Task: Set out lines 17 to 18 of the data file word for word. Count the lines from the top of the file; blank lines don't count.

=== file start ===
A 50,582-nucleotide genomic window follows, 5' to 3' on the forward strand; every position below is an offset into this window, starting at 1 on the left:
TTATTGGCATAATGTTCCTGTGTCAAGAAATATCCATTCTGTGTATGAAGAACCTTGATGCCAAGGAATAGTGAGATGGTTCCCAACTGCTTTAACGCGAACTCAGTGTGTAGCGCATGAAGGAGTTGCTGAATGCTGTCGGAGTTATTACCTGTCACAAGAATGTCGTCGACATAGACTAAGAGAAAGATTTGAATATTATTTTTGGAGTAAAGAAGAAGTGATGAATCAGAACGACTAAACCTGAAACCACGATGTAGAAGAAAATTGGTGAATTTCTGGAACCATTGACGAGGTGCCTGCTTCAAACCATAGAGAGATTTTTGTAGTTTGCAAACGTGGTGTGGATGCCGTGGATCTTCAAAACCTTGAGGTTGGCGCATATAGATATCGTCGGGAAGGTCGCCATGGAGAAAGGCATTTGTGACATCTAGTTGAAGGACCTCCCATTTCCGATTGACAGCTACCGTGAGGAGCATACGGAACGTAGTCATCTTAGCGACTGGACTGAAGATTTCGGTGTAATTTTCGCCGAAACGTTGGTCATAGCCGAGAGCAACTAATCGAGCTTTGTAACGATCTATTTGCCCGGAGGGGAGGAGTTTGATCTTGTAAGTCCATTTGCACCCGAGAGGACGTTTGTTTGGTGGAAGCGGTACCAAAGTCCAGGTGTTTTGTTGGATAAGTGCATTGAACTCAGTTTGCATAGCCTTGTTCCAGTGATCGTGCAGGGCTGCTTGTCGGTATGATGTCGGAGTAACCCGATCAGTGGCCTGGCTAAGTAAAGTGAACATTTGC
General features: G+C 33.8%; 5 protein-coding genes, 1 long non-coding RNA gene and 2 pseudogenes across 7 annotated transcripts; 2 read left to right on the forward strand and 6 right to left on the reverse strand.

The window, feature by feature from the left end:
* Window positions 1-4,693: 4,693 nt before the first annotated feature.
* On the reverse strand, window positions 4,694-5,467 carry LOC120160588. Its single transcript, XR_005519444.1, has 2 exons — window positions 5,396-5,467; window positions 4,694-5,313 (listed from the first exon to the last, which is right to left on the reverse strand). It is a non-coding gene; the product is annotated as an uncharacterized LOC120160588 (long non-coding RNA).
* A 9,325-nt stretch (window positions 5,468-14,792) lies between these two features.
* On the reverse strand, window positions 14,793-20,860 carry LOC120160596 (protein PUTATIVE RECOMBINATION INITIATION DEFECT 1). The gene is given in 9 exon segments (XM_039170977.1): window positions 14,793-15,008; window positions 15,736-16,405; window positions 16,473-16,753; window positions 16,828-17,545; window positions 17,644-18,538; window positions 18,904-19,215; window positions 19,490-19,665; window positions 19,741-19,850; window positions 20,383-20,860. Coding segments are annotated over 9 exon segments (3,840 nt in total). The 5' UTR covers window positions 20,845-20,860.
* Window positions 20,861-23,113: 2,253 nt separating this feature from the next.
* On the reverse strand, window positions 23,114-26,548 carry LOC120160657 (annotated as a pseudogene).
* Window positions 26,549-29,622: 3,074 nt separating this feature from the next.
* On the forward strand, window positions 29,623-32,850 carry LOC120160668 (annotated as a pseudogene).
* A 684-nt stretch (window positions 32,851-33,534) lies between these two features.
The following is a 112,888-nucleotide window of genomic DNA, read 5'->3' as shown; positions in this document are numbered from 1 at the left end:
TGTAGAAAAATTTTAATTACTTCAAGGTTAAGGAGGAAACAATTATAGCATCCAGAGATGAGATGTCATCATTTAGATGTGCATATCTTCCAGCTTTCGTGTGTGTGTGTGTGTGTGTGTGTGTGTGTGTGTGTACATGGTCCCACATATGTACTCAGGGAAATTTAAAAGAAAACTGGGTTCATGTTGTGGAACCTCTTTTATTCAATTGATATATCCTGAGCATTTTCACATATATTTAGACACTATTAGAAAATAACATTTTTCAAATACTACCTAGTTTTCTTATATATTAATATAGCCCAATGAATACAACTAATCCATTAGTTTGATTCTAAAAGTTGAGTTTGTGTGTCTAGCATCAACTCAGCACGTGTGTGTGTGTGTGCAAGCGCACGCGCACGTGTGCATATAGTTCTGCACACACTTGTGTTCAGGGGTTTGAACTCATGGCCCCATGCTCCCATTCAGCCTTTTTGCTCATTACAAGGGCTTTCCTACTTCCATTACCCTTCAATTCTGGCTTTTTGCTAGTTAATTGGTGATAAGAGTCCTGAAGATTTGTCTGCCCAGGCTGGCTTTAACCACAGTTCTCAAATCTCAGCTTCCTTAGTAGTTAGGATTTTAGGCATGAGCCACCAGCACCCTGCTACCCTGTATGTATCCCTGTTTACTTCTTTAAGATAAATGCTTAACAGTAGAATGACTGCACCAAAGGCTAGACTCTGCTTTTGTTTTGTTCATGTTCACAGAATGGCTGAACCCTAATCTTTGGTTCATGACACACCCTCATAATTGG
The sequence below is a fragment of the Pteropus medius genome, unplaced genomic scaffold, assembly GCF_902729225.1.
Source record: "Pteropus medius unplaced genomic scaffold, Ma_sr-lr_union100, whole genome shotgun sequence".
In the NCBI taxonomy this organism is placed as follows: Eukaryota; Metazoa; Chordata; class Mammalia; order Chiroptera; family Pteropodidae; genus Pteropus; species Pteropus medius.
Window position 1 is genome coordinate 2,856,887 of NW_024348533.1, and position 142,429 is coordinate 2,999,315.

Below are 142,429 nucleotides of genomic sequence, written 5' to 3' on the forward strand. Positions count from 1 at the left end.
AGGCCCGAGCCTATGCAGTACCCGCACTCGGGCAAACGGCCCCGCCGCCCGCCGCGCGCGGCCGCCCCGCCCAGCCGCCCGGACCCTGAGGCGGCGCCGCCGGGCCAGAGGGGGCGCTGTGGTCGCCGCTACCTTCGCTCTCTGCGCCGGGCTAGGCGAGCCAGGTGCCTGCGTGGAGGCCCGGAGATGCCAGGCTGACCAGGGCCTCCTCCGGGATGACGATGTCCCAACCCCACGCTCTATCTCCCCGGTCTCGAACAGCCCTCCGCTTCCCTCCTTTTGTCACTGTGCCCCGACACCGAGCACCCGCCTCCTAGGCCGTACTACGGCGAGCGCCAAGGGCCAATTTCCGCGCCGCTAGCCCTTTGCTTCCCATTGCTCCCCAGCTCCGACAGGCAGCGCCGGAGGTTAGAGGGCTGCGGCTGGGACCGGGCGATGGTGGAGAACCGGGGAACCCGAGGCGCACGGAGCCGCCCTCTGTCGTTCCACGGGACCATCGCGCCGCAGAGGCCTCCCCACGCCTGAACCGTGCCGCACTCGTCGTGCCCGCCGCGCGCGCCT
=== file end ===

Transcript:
Source record: "Pteropus medius unplaced genomic scaffold, Ma_sr-lr_union100, whole genome shotgun sequence".
In the NCBI taxonomy this organism is placed as follows: Eukaryota; Metazoa; Chordata; class Mammalia; order Chiroptera; family Pteropodidae; genus Pteropus; species Pteropus medius.